Soprano Elza van den Heever makes her long-awaited return to the San Francisco Opera as Leonore. Since her debut with the Company in 2007 as Donna Anna in Mozart’s Don Giovanni while still an Adler member of the San Francisco Opera, van den Heever has become “one of the most important dramatic sopranos. of the world of opera ”(Opera News). His first Leonore at the Caramoor Festival 2016 was met with enthusiastic praise, including Fred Plotkin of Operavore who said: “Tunes like ‘Abscheulicher! Wo eilst of the hin? Birgit Nilsson and Hildegard Behrens. And yet van den Heever sang it at Caramoor with apparent ease, making beautiful sounds where even the most accomplished singers have seemed labored. Christopher Corwin of Parterre Box said: “It was exceptionally gratifying to witness deeper and more complex aspects of his art” and observed that van den Heever’s next appearances would immediately become “must see” events.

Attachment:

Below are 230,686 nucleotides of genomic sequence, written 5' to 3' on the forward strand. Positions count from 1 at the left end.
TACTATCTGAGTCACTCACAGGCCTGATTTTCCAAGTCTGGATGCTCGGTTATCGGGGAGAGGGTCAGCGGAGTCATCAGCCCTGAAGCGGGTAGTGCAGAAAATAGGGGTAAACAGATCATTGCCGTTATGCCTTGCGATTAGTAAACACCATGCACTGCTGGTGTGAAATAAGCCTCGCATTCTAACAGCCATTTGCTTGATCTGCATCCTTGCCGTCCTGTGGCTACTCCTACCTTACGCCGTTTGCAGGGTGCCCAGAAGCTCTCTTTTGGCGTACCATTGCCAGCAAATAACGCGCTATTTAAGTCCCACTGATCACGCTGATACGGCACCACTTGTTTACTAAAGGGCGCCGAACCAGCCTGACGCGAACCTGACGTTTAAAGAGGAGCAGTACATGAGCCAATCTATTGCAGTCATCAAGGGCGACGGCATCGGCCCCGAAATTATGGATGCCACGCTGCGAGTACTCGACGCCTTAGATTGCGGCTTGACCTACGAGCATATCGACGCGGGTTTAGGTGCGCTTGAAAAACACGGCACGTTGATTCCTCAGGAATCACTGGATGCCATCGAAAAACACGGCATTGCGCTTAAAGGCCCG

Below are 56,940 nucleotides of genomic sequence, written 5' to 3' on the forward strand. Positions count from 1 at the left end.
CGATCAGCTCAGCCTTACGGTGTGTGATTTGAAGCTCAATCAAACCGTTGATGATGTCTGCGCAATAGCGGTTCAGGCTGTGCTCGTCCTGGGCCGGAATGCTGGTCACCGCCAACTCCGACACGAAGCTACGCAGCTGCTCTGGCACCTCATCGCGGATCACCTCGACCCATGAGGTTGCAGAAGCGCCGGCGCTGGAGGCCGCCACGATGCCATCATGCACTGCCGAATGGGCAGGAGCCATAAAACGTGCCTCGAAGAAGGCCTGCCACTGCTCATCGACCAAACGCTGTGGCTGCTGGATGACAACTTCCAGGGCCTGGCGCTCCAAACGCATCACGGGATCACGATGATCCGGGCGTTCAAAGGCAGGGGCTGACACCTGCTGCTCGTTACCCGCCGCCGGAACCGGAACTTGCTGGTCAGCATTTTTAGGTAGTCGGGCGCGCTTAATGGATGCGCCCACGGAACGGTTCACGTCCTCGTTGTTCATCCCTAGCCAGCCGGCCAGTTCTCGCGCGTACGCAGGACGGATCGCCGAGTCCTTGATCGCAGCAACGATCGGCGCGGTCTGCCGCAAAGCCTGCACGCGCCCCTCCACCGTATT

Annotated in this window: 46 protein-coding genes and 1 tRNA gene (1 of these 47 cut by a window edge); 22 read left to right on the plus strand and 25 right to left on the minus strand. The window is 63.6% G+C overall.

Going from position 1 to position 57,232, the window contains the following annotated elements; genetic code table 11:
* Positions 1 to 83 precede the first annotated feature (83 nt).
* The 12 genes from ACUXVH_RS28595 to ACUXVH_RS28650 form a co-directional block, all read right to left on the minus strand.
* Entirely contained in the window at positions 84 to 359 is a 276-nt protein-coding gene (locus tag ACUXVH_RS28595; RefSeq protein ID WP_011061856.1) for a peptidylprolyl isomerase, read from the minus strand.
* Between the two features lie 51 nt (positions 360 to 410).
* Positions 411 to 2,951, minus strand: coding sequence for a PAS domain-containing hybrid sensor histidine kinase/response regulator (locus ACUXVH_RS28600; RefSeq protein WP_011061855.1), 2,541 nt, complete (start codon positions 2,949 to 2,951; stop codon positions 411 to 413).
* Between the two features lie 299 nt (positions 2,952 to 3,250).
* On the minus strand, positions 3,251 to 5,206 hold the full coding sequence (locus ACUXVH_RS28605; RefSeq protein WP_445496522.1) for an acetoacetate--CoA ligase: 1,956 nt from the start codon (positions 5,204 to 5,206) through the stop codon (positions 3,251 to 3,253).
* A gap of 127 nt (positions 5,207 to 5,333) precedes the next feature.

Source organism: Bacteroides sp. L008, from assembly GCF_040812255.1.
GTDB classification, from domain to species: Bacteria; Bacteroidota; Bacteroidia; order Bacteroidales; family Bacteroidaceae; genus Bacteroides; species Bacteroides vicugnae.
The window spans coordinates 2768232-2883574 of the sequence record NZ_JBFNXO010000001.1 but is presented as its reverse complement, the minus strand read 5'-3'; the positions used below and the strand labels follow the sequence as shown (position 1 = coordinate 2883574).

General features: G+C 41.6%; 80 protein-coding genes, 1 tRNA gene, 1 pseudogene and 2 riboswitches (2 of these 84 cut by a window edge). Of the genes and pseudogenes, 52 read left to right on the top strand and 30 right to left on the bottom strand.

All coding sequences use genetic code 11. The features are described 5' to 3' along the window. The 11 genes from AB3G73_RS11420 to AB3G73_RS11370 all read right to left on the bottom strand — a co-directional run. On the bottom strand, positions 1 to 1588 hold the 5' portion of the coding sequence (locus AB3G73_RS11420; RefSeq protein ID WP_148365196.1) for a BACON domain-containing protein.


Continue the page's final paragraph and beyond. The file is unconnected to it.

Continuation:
After acclaimed performances in works Bel Canto by Bellini and Donizetti with the San Francisco Opera, tenor Russell Thomas plays Florestan, the detained political dissident and husband of Leonore. Possessing “a magnificently polished tenor in power” (New York Times), Thomas has been widely acclaimed for his portrayals of the main heroes of opera. The Wall Street Journal said of his Florestan: “The superb Russell Thomas held nothing in his great air, his tenor bugle rising inexorably to the desperate cry of ‘Freiheit’, truly a man in extremis.